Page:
Spinal muscular atrophy: a novel role of SMN in axonal ribonucleoprotein complexe

Project: Research project

Project Details


[unreadable] DESCRIPTION (provided by applicant): Spinal muscular atrophy (SMA) represents the most common genetic cause of infant mortality. This autosomal recessive neuromuscular disorder is characterized by degeneration of the anterior horn cells of the spinal cord, leading to symmetrical muscle weakness and atrophy. The pathomechanism is still unclear and currently there is no cure or treatment available to stop its progression. SMA is caused by mutations or deletions in the ubiquitously expressed gene encoding the survival of motor neuron protein (SMN). Previous work has focused mainly on the essential role of SMN in the efficient assembly and remodeling of spliceosomal ribonucleoprotein (RNP) complexes in all cell types. It is still unknown why motor neurons are so specifically vulnerable to low levels of SMN and how SMN deficiency selectively causes motor neuron cell death. In neurons, SMN is found located in both the nucleus and in neurites and it is actively transported in the form of dynamic granules. This suggests a novel neuron-specific function of SMN and we hypothesize that an inefficiency of axonal SMN-associated RNPs may contribute to SMA. To better understand the biological role of SMN in the development and maintenance of motor axons, we propose to investigate the in vivo localization of SMN-RNP complexes. We will generate transgenic mice that express biological functional Smn fused to a fluorescent protein reporter to study the dynamic localization of Smn-containing RNP granules during development. Previously, we have shown that growth cones and distal axons of SMN deficient primary motor neurons contain reduced levels of [unreadable]- actin mRNA and protein. New data suggest that Smn-deficiency affects transport and/or local translation of additional transcripts and we will identify and study these affected transcripts and proteins. This proposal will focus on a novel approach to overcome limitations of primary cell culture by using stem-cell derived motor neurons growing as compartmentalized cultures that separate cell bodies and axons. We will identify RNAs that are transported in axons of wild type and SMN-deficient motor neurons and we will also compare the proteome of locally translated proteins in the axons of wild type and Smn-deficient motor neurons. Our results will clarify a potential role of SMN in the transport, stability or local translation of mRNAs in neuronal processes. As these processes have been linked to growth cone motility and axon guidance, it is of big interest to find out how SMN may be involved and how defects in the delivery of RNP complexes may trigger or at least modulate the disease process in SMA. The proposed research is also important more broadly for understanding the function of mRNA localization during the development of the nervous system. Spinal muscular Atrophy (SMA) is an inherited pediatric disease caused by mutations or deletions in a gene encoding the survival motor neuron protein (SMN) that results in rapid degeneration of spinal cord motor neurons and is the leading genetic cause of infant mortality. Its pathomechanism is still unclear and currently there is no cure or treatment available to stop its progression. We propose studies on the axonal function of SMN and the underlying molecular pathology of SMA that have the potential to reveal essential aspects of motor neuron function and development and also to suggest therapeutic strategies for this disease. [unreadable] [unreadable]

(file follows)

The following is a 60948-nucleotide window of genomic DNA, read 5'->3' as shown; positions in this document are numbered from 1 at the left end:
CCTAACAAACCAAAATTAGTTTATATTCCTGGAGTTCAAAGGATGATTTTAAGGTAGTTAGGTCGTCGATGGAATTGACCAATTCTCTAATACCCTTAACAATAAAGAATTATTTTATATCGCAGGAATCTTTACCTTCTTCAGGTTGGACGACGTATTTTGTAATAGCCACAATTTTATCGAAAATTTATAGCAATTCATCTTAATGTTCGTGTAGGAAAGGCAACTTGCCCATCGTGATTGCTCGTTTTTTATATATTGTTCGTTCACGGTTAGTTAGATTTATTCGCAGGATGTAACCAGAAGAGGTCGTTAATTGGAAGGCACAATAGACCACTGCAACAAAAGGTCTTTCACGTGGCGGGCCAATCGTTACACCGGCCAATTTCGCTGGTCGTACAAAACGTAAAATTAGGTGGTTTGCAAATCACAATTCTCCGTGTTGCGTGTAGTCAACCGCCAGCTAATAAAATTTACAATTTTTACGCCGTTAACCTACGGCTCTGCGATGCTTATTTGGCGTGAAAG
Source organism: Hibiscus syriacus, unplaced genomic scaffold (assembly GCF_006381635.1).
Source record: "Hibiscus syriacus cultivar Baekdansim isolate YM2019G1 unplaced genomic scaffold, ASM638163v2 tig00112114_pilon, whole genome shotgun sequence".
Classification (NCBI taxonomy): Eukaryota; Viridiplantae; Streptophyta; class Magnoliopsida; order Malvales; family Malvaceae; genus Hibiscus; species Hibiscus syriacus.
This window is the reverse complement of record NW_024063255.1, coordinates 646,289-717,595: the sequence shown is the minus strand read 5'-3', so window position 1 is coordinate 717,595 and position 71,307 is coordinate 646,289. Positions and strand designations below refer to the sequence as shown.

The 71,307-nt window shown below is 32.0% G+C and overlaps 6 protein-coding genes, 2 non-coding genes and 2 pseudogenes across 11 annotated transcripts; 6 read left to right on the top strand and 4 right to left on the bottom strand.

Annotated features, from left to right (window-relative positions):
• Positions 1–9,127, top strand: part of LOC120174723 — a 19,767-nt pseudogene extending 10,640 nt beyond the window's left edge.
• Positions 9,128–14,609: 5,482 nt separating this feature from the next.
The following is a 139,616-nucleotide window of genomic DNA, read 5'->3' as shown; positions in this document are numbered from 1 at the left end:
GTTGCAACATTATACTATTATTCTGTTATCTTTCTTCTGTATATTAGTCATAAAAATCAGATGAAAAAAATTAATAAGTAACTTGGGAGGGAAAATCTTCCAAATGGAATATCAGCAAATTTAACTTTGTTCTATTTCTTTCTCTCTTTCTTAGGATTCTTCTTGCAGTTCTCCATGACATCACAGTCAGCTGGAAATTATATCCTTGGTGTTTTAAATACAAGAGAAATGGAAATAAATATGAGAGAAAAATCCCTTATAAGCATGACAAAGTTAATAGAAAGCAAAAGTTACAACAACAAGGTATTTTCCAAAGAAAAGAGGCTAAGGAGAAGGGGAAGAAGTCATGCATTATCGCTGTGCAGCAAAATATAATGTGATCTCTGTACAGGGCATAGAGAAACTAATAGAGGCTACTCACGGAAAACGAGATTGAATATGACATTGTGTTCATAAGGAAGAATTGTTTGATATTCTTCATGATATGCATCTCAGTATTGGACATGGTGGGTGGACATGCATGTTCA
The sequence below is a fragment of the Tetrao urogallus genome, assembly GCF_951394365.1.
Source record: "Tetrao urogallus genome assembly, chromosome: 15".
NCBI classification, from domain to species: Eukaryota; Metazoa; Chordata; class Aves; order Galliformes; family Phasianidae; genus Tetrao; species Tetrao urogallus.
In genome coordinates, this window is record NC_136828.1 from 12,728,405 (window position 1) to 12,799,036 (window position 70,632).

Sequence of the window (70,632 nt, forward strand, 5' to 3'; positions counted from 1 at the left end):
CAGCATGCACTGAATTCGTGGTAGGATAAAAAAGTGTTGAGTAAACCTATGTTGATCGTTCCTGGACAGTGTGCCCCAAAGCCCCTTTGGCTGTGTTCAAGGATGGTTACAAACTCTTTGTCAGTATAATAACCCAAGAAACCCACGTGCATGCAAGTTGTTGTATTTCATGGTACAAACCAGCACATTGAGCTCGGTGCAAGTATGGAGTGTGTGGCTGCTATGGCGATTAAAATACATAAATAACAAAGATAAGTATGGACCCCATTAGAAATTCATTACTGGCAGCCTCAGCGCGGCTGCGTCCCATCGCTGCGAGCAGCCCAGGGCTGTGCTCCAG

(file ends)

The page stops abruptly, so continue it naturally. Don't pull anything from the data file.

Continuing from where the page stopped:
Effective start/end date8/1/077/31/09


  • National Institute of Child Health and Human Development: $416,160.00
  • Eunice Kennedy Shriver National Institute of Child Health and Human Development: $224,910.00


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